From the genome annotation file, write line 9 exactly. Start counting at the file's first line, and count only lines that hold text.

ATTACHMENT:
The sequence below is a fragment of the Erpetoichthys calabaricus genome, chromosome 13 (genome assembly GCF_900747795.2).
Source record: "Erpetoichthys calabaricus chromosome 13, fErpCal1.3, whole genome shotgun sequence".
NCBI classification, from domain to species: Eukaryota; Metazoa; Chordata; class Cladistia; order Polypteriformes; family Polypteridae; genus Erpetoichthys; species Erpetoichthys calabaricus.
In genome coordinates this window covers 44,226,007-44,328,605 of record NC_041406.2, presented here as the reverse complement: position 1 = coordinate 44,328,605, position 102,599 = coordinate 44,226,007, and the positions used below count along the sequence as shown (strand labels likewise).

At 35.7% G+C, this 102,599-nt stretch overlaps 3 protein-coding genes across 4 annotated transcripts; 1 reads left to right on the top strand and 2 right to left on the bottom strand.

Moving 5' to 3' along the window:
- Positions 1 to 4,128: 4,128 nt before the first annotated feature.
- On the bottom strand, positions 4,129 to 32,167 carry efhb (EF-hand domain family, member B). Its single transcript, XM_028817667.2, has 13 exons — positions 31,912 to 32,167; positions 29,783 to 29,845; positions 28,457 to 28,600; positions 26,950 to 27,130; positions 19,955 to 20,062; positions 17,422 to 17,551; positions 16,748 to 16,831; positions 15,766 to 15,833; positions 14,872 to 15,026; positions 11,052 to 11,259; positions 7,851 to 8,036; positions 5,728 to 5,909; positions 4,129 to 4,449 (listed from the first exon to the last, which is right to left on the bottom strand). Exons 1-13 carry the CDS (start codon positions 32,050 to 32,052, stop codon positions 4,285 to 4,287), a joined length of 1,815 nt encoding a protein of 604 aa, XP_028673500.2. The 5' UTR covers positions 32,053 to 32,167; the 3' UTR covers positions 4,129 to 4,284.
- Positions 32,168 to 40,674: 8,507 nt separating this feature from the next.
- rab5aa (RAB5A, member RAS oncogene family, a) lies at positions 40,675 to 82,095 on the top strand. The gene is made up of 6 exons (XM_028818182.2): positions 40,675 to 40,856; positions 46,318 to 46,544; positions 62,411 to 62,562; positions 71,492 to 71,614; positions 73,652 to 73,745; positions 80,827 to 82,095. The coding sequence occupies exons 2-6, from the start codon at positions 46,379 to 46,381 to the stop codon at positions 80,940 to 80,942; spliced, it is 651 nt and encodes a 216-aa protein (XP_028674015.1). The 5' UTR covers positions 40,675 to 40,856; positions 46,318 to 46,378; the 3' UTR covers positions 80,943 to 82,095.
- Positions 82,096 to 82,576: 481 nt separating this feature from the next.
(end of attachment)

- Positions 32,168 to 40,674: 8,507 nt separating this feature from the next.